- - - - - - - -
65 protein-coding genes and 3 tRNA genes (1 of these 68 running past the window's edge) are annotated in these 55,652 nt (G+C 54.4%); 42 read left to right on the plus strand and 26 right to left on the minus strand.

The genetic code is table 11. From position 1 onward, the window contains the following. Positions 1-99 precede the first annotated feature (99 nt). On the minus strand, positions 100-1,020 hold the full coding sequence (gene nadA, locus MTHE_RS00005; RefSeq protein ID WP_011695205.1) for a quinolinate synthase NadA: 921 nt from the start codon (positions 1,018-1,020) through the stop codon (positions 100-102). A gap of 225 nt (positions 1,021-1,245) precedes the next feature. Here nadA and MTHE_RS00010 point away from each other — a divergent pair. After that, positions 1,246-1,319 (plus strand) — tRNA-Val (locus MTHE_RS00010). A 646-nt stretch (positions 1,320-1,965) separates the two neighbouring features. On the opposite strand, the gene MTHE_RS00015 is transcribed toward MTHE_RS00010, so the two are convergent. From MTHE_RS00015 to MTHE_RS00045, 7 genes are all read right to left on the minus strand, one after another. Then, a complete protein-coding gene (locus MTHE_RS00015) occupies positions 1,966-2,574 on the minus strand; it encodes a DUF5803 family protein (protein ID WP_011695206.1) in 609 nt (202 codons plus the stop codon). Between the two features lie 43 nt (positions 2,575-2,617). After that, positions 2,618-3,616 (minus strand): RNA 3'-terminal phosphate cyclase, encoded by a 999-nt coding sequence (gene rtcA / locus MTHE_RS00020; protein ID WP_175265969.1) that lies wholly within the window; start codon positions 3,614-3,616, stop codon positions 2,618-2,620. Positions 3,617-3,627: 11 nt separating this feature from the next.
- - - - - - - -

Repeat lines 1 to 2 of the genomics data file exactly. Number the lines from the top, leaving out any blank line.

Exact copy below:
65 protein-coding genes and 3 tRNA genes (1 of these 68 running past the window's edge) are annotated in these 55,652 nt (G+C 54.4%); 42 read left to right on the plus strand and 26 right to left on the minus strand.

The genetic code is table 11. From position 1 onward, the window contains the following. Positions 1-99 precede the first annotated feature (99 nt). On the minus strand, positions 100-1,020 hold the full coding sequence (gene nadA, locus MTHE_RS00005; RefSeq protein ID WP_011695205.1) for a quinolinate synthase NadA: 921 nt from the start codon (positions 1,018-1,020) through the stop codon (positions 100-102). A gap of 225 nt (positions 1,021-1,245) precedes the next feature. Here nadA and MTHE_RS00010 point away from each other — a divergent pair. After that, positions 1,246-1,319 (plus strand) — tRNA-Val (locus MTHE_RS00010). A 646-nt stretch (positions 1,320-1,965) separates the two neighbouring features. On the opposite strand, the gene MTHE_RS00015 is transcribed toward MTHE_RS00010, so the two are convergent. From MTHE_RS00015 to MTHE_RS00045, 7 genes are all read right to left on the minus strand, one after another. Then, a complete protein-coding gene (locus MTHE_RS00015) occupies positions 1,966-2,574 on the minus strand; it encodes a DUF5803 family protein (protein ID WP_011695206.1) in 609 nt (202 codons plus the stop codon). Between the two features lie 43 nt (positions 2,575-2,617). After that, positions 2,618-3,616 (minus strand): RNA 3'-terminal phosphate cyclase, encoded by a 999-nt coding sequence (gene rtcA / locus MTHE_RS00020; protein ID WP_175265969.1) that lies wholly within the window; start codon positions 3,614-3,616, stop codon positions 2,618-2,620. Positions 3,617-3,627: 11 nt separating this feature from the next.